Tenerife is not just a sun-seeker's paradise, says Tom Cannavan, who pays a visit to one of the island's wine producers earning plaudits for its distinctive, indigenous mineral wines from volcanic soils.

TAGS:

Suertes del Marqués, with it’s ancient Tenerife island vineyards and organically farmed, indigenous grapes, has a fast growing reputation.

Situated off the north African coast, Tenerife is the largest of the Canary islands and from all around the coast you cannot miss the massive volcano of El Teide.

At the centre of Tenerife, it is the highest mountain in Spain and one of the world’s largest volcanic structures. Snow-capped Teide breathes life into the island’s wine industry, protecting the south from Atlantic squalls, while the cooler north benefits from higher rainfall.

Suertes Del Marques

The entrance to Suertes del Marques winery at the site of its first vineyard El Esquilon.

It is here, in the green valley of La Orotava, that Suertes del Marqués is based. Their vineyards climb the lower slopes of El Teide between 350m and 700m above sea level. Soils vary, with sand and clay in deep patches, but always as a topsoil to Teide’s volcanic base.

Owner Jonatan Garçia Lima and his family founded Suertes del Marqués as recently as 2006, though the estate is based on a patchwork of truly ancient vineyards that they have acquired piece by piece over the years.

Island identity

This is glorious country for growing vines: the narrow ribbon of vineyards, strewn with spring flowers, snakes up the mountainside. The old vines, with trunks as thick as many trees, are twisted into some highly unusual training systems. Vines are unirrigated and are not planted on rootstocks – phylloxera never reached Tenerife – and many of Suertes del Marqués’ plots are more than 100 years old.

Listán Negro is the main red variety (a genetic match for the Mission grape of North America) and its partner Listán Blanco is the mainstay white grape, otherwise known as Palomino, which is used in Jerez for sherry production. Los Pasitos is a cuvée made from the ancient Baboso Negro variety, known as Bastardo in Portugal.

Other estates on the island have embraced a new quality culture too, but it is Suertes del Marqués that has set the pace, especially since bringing young winemaker Roberto Santana on board.

After a spell making the wines for Casa Castillo in Jumilla, he joined Suertes del Marqués in 2008, where he has introduced low-intervention, organic winemaking practices and a relentless focus on the individual character of its 21 tiny vineyard plots.

Seurtes del Marques

Unirrigated and planted on their own rootstocks, many of these ancient vines are more than 100 years old.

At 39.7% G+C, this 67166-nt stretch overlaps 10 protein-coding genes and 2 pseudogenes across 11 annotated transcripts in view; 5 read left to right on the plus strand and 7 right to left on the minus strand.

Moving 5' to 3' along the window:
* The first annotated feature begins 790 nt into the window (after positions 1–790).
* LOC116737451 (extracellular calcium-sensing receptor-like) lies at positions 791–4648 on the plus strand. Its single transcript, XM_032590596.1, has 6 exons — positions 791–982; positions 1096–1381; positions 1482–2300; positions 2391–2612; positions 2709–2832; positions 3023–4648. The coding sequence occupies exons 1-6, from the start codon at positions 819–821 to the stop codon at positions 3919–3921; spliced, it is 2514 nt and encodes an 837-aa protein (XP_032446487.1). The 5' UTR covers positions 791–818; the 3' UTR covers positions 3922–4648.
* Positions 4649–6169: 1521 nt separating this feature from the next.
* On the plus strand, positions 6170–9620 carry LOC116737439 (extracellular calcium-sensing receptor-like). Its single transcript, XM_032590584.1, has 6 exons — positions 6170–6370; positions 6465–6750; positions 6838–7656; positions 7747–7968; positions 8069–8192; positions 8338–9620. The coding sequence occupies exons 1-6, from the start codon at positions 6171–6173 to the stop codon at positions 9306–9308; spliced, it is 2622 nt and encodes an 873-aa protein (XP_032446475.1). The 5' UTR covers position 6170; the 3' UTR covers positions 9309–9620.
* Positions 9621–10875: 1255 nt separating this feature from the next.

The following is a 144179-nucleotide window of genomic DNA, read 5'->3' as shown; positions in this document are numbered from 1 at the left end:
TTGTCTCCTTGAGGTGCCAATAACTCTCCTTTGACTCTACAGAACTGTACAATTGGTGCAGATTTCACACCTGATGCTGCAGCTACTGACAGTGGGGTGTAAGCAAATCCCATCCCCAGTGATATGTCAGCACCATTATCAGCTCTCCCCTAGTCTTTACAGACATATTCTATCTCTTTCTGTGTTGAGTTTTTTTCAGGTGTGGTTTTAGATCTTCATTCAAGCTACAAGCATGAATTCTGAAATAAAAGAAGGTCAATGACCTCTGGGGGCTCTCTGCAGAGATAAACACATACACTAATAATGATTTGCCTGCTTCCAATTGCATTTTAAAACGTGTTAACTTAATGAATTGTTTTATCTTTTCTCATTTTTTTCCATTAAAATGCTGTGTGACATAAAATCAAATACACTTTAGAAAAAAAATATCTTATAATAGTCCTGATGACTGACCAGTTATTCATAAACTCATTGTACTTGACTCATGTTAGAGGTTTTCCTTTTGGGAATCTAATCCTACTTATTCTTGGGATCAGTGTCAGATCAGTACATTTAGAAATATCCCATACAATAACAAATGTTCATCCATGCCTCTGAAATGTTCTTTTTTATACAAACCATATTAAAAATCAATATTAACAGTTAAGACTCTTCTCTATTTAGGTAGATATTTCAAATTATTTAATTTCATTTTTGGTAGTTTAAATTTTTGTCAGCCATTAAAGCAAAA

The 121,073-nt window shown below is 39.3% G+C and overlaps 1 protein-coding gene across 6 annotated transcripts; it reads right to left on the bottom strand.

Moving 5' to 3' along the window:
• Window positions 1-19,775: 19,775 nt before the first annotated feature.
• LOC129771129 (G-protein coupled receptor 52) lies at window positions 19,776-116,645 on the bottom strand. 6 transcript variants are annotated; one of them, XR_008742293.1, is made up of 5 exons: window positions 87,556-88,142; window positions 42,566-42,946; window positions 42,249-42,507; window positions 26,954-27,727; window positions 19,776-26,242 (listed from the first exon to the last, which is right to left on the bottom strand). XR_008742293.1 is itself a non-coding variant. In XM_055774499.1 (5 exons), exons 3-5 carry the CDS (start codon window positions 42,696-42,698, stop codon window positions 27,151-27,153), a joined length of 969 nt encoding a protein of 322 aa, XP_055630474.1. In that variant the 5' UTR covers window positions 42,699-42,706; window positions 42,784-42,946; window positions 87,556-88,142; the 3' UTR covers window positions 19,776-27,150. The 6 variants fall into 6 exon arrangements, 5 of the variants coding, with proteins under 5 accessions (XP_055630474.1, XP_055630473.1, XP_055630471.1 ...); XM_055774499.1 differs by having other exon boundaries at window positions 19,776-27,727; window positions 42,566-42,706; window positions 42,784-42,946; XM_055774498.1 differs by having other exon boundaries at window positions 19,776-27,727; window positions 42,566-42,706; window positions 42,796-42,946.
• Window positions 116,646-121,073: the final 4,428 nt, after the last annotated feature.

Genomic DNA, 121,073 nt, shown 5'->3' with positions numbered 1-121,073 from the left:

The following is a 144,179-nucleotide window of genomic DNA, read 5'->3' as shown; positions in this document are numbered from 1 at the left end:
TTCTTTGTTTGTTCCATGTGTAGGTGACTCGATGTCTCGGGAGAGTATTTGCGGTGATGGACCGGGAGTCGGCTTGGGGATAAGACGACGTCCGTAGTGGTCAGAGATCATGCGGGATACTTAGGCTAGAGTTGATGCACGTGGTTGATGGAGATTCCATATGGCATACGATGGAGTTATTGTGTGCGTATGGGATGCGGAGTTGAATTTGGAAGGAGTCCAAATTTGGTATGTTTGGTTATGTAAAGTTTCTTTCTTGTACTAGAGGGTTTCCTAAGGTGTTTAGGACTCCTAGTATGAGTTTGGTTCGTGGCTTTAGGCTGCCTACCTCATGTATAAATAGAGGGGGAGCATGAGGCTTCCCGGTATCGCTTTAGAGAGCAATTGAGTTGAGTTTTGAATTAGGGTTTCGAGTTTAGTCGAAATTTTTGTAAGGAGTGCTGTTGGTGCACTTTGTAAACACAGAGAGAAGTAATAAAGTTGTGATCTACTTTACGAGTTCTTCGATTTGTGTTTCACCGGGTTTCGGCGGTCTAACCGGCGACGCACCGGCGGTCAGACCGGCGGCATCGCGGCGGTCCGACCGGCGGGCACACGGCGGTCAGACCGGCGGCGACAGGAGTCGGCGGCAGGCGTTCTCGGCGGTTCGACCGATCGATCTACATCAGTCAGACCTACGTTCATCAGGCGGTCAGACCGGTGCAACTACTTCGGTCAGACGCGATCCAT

Santana pursues a strictly hands-off philosophy, flirting with natural wine ideologies and following some biodynamic practices. Minimal sulphur dioxide is used, only indigenous yeasts are employed, and the wines are never filtered or fined. The naturally low yields created by these old vines, climate and soils are celebrated, and across the Suertes del Marqués range the wines capture the freshness and agility that mark so many of the most exciting contemporary fine wines.

Minimal intervention

Having begun with stainless steel tanks and all new oak barrels, Santana now scoffs at the notion. He pours Blanco Barrica, an older white, fermented and aged in 100% new wood, alongside its new incarnation – a very lightly oaked wine renamed Trenzado after the ancient training system in which vines are literally braided together. Stainless steel has largely been replaced by concrete tanks – ‘the same as at Domaine de la Romanée-Conti and Pétrus’, Santana reminds me – and for the minimal amount of new oak now used, 500-litre barrels are coopered in Burgundy to an exacting specification.

There is no set winemaking recipe for the various cuvées in the Suertes del Marqués portfolio. Some wines are whole-bunch fermented at cold temperatures, some at much warmer temperatures, and there is skin contact for the whites. ‘I am not making Coca-Cola,’ emphasises Santana. ‘I need to find the different personalities not only of the soils, but also of the vintage, and of the people who work the vineyard.’

Suertes del Marques winemakers

Suertes del Marques owner Jonatan Garcia Lima (left) with his father Francisco and winemaker Roberto Santana.

And the wines? Santana prefers not to disturb them once in barrel, so there is no racking or lees stirring. While most show a touch of reduction on pouring, they quickly open up in the glass. But forget any notion of orange wines or cloudy reds: these wines are as natural as you like, but they are crystal clear and pristine. The volcanic soils give spice and peppery minerality.

Both Santana and Jonatan Garçia Lima were born and raised on Tenerife, and their pride is obvious in having nurtured these old vines into producing such exciting and beautiful wines. While this Spanish holiday island may be a surprising source of such aesthetically pure, quality-driven bottlings, Suertes del Marqués is just one of many other pockets of fanatical expertise across the world that are creating distinctive, intellectual wines of real natural charm. They are part of an ever-more intricate global network of winemakers who combine a new vision with an undying respect for tradition.

  • Find out more about Spanish wine with tastings, region guides and more.